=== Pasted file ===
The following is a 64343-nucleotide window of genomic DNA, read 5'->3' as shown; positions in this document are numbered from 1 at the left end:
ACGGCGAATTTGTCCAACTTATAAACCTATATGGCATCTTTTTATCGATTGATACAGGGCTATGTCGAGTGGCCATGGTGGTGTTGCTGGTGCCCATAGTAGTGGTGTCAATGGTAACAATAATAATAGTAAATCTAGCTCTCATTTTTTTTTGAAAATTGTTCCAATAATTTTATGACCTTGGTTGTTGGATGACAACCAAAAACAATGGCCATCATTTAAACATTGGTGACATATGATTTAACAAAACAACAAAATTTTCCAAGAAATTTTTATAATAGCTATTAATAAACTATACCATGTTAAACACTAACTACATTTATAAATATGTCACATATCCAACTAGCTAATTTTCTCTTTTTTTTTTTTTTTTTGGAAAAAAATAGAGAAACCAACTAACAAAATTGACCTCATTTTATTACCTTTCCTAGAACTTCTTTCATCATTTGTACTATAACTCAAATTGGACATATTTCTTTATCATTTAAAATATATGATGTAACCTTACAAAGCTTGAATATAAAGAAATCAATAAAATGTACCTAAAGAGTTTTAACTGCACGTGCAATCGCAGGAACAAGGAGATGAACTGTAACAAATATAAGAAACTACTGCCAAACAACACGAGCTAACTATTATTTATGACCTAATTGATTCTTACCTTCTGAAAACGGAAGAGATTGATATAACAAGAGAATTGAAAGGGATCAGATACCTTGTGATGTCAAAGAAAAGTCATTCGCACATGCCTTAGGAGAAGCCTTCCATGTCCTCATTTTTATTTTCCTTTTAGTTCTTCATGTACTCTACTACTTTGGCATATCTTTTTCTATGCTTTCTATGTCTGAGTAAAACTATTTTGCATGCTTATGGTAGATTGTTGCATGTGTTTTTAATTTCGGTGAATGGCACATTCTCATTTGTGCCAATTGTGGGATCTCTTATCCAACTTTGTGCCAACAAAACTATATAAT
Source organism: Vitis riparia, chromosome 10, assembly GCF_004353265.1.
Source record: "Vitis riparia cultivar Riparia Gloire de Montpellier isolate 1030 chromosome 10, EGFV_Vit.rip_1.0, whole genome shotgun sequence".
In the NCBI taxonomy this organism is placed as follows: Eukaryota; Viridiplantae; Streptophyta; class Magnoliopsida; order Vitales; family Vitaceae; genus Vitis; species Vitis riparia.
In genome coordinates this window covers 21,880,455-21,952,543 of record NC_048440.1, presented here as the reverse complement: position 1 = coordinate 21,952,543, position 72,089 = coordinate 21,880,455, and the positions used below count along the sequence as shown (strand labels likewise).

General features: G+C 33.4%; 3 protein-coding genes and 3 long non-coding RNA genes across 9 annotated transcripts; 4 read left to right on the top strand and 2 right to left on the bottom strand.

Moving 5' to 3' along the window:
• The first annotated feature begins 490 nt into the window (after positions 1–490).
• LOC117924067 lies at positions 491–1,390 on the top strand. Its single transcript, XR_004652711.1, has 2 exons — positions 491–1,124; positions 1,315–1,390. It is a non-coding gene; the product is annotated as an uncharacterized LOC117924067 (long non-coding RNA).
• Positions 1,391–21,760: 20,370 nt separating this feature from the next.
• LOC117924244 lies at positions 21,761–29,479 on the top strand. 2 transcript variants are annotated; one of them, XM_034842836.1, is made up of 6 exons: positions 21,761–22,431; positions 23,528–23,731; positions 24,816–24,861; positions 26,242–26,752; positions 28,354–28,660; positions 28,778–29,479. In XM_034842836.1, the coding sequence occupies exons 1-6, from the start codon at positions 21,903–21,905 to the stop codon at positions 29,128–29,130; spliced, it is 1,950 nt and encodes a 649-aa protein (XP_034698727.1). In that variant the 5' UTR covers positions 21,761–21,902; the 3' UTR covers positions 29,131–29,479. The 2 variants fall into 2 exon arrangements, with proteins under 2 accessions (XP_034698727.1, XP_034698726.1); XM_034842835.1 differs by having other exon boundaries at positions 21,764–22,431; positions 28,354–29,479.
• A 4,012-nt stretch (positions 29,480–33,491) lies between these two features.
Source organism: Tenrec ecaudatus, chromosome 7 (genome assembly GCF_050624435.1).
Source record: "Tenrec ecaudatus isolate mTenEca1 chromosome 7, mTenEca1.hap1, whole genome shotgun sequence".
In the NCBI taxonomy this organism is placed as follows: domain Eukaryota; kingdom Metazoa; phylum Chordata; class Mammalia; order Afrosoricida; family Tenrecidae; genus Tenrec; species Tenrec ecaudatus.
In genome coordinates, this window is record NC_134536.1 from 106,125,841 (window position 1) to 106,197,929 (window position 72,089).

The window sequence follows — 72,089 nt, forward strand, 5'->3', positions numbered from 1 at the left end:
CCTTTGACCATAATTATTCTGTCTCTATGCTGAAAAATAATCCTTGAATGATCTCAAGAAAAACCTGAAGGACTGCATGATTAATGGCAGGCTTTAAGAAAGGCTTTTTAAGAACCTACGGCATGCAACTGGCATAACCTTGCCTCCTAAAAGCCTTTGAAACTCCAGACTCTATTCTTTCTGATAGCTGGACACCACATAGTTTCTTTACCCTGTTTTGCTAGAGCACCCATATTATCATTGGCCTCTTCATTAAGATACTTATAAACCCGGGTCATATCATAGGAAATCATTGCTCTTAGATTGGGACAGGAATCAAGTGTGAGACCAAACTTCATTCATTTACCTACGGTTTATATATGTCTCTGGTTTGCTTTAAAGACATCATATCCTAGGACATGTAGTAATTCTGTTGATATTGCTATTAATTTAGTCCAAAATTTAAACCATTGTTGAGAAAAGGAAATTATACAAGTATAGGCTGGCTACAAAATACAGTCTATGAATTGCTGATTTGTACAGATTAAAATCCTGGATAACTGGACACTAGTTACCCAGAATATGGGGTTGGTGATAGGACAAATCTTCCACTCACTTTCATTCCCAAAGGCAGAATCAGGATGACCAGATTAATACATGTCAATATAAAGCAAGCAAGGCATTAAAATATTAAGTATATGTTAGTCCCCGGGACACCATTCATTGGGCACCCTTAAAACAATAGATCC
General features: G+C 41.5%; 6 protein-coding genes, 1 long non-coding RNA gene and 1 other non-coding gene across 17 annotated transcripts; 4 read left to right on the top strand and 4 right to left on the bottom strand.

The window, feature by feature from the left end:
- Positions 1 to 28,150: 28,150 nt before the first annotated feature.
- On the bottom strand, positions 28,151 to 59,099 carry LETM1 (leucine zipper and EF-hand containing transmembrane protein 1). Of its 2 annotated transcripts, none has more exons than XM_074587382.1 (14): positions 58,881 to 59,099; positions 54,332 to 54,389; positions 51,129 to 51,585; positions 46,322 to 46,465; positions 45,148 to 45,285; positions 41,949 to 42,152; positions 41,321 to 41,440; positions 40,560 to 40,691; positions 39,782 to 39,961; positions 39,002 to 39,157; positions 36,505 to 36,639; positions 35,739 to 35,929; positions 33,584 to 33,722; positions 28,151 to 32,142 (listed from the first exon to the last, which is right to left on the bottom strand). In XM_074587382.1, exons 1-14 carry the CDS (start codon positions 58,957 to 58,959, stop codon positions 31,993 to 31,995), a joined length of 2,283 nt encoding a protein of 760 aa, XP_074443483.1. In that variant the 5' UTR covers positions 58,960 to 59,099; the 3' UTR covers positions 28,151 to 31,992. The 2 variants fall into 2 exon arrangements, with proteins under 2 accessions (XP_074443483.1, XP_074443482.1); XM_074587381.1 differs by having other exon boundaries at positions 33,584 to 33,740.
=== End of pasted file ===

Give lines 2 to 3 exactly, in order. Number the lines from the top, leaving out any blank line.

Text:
ACGGCGAATTTGTCCAACTTATAAACCTATATGGCATCTTTTTATCGATTGATACAGGGCTATGTCGAGTGGCCATGGTGGTGTTGCTGGTGCCCATAGTAGTGGTGTCAATGGTAACAATAATAATAGTAAATCTAGCTCTCATTTTTTTTTGAAAATTGTTCCAATAATTTTATGACCTTGGTTGTTGGATGACAACCAAAAACAATGGCCATCATTTAAACATTGGTGACATATGATTTAACAAAACAACAAAATTTTCCAAGAAATTTTTATAATAGCTATTAATAAACTATACCATGTTAAACACTAACTACATTTATAAATATGTCACATATCCAACTAGCTAATTTTCTCTTTTTTTTTTTTTTTTTGGAAAAAAATAGAGAAACCAACTAACAAAATTGACCTCATTTTATTACCTTTCCTAGAACTTCTTTCATCATTTGTACTATAACTCAAATTGGACATATTTCTTTATCATTTAAAATATATGATGTAACCTTACAAAGCTTGAATATAAAGAAATCAATAAAATGTACCTAAAGAGTTTTAACTGCACGTGCAATCGCAGGAACAAGGAGATGAACTGTAACAAATATAAGAAACTACTGCCAAACAACACGAGCTAACTATTATTTATGACCTAATTGATTCTTACCTTCTGAAAACGGAAGAGATTGATATAACAAGAGAATTGAAAGGGATCAGATACCTTGTGATGTCAAAGAAAAGTCATTCGCACATGCCTTAGGAGAAGCCTTCCATGTCCTCATTTTTATTTTCCTTTTAGTTCTTCATGTACTCTACTACTTTGGCATATCTTTTTCTATGCTTTCTATGTCTGAGTAAAACTATTTTGCATGCTTATGGTAGATTGTTGCATGTGTTTTTAATTTCGGTGAATGGCACATTCTCATTTGTGCCAATTGTGGGATCTCTTATCCAACTTTGTGCCAACAAAACTATATAAT
Source organism: Vitis riparia, chromosome 10, assembly GCF_004353265.1.